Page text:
Allow the legs to settle with the knees rolled in toward each other and the feet wide. Invite an easeful breath into the belly and allow the hands to rest on the abdomen. Invite the idea of softness into the body and the breath.

Find your clavicle (your breastbone nearest to the center of your chest) with your fingertips and allow the fingers to sink into the space between your upper ribs and the clavicle. Use your inhale to bring your chest to push into your fingers. Inviting a gentle release and allowing the chest to open. If you feel tension, I suggest allowing the tension to unravel prior to moving to a new spot along the clavicle.

Continue to move your fingers toward your shoulders and allow your fingers to sink into the space just below the end of your clavicle at the coracoid process just below your shoulder. As you sink into this place, allow your arm to move away from the body, slowly sweeping along the floor and exploring space. Allow the palm to face toward the ceiling to protect your shoulder. From here, with a bent elbow, reach your arm up and overhead and then slide it back down along the ribs.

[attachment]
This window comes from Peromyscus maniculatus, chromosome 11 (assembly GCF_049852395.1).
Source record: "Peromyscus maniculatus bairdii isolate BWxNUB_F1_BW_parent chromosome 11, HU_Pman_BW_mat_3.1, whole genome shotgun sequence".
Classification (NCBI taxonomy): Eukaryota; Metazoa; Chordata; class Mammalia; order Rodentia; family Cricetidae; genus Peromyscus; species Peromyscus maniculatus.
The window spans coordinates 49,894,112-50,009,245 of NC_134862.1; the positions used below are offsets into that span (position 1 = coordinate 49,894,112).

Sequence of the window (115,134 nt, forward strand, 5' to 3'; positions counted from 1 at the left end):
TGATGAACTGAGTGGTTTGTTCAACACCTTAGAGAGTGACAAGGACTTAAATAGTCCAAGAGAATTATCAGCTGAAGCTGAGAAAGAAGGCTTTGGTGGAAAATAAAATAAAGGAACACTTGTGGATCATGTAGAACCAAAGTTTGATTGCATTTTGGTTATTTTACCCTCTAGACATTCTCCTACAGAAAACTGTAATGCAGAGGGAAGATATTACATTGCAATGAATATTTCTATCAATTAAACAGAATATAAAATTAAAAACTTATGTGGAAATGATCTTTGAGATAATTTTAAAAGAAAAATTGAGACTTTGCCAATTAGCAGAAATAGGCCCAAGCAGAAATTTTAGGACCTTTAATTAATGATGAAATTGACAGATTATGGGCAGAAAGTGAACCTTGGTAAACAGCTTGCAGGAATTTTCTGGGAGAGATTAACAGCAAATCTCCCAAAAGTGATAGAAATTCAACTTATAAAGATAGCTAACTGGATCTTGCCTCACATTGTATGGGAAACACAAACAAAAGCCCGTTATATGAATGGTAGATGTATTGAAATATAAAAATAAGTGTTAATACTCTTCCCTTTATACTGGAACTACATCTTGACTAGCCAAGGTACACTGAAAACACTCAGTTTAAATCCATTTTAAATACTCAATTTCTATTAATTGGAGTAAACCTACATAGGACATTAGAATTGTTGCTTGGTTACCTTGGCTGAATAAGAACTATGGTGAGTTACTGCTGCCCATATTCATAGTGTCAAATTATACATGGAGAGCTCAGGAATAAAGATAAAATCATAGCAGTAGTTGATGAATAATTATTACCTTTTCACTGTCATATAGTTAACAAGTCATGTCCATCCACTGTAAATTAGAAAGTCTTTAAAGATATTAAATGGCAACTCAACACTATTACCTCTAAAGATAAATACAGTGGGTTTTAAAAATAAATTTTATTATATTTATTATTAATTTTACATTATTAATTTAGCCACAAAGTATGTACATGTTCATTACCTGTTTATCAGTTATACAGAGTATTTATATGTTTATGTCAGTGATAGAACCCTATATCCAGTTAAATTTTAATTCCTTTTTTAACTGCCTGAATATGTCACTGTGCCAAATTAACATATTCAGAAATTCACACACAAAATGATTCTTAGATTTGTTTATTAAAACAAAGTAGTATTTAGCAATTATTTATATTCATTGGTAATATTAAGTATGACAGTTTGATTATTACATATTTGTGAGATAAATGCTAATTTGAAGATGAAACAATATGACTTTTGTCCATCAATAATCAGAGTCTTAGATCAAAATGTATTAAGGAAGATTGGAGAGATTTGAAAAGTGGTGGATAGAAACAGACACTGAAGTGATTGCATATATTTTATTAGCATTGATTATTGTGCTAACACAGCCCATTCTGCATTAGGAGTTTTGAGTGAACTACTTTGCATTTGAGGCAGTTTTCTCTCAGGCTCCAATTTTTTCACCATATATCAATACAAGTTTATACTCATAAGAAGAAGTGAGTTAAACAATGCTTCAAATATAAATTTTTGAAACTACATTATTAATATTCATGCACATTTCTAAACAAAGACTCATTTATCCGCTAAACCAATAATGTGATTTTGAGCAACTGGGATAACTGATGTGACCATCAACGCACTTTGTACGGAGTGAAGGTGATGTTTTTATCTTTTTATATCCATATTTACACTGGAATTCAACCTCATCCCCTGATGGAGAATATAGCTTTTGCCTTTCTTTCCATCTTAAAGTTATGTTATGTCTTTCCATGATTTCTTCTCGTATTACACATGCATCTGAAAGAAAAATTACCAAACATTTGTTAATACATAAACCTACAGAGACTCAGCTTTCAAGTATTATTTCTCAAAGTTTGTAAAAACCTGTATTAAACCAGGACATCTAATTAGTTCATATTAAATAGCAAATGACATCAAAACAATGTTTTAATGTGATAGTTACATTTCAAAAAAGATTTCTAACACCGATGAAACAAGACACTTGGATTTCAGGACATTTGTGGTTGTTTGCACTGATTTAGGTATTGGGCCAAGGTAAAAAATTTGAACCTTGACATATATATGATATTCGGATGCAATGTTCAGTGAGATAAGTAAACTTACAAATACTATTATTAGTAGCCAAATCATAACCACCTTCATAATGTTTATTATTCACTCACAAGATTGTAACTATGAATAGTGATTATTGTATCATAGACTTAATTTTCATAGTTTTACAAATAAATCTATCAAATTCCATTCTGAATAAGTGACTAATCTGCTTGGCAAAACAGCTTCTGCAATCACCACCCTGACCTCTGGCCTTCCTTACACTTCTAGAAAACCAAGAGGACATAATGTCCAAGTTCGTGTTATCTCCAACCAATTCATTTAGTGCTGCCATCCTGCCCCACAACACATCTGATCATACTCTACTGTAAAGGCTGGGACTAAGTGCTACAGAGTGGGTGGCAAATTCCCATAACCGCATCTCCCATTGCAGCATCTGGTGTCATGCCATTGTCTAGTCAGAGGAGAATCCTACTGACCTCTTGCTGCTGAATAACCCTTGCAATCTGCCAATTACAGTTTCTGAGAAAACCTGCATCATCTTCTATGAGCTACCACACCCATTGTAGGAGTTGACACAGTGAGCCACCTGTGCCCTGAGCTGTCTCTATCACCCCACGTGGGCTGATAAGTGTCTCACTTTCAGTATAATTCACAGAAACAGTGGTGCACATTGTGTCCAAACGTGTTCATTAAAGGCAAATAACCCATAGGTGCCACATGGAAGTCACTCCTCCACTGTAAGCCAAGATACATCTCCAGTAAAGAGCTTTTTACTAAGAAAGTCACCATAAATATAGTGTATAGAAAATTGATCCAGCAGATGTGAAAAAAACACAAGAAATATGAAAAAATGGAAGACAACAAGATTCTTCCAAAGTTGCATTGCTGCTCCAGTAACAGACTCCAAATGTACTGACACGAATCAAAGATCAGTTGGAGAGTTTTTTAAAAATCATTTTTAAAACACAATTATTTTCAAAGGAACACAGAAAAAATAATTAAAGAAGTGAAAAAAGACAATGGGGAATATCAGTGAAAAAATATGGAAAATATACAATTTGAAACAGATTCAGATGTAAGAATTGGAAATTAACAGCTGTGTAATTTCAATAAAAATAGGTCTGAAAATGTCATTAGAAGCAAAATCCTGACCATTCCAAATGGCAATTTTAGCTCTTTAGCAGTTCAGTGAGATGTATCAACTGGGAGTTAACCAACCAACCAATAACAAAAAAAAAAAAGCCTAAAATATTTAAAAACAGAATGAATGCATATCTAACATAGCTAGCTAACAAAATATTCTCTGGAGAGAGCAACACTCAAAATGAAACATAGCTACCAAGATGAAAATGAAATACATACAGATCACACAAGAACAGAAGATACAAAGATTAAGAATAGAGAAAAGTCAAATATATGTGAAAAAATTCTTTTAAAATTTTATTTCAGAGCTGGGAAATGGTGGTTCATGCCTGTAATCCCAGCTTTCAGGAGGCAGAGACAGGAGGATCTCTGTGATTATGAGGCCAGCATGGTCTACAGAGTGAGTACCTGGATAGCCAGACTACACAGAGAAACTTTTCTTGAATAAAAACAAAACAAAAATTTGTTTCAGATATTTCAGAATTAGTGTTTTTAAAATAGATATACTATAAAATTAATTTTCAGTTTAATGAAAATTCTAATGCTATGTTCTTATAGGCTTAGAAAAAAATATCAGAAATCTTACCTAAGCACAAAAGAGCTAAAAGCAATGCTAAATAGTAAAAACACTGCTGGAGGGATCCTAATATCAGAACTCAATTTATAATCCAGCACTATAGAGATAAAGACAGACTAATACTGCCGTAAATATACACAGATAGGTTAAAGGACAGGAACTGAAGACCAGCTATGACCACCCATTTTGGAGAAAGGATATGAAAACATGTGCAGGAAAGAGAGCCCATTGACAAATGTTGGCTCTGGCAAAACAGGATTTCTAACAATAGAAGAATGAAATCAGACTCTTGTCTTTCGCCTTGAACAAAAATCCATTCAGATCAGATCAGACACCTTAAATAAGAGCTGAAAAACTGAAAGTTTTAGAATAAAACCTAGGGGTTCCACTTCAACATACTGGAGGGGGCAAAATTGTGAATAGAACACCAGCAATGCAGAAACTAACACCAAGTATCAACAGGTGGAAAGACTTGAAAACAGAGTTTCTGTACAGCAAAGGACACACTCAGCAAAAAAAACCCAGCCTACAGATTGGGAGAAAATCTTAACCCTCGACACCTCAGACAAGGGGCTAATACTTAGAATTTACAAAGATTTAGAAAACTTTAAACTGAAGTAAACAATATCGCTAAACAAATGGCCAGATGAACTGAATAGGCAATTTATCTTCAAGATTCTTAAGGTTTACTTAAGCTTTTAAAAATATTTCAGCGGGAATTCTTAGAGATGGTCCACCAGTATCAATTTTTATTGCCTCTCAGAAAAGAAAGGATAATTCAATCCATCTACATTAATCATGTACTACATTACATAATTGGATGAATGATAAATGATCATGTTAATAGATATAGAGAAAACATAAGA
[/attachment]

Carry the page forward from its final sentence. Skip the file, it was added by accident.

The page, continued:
Repeat both actions on the opposite side of the chest with the opposite arm.

Moving the fingers along the anterior of your neck, place your fingers just below your jawline and beside the trachea (do not press on the trachea). Let the finger pads sink softly into the skin and slowly begin to glide your fingers down the front of the neck moving toward the clavicle. As you do this, gently roll your neck up and down and from side to side. Continue to repeat this action, slowly moving further away from the trachea each time, until you have released the tissue under the ear.

At this point, place a block beneath your head and roll your chin toward your shoulder. Allow your fingers to find the sternocleidomastoid. This muscle will pop in this orientation and runs on the diagonal from your ear to the center of your clavicle. With your thumb and fingers, gently pinch this muscle and hold the tissue while you slowly roll your neck from side to side and from ear to ear. Work your fingers toward the clavicle as you invite these movements.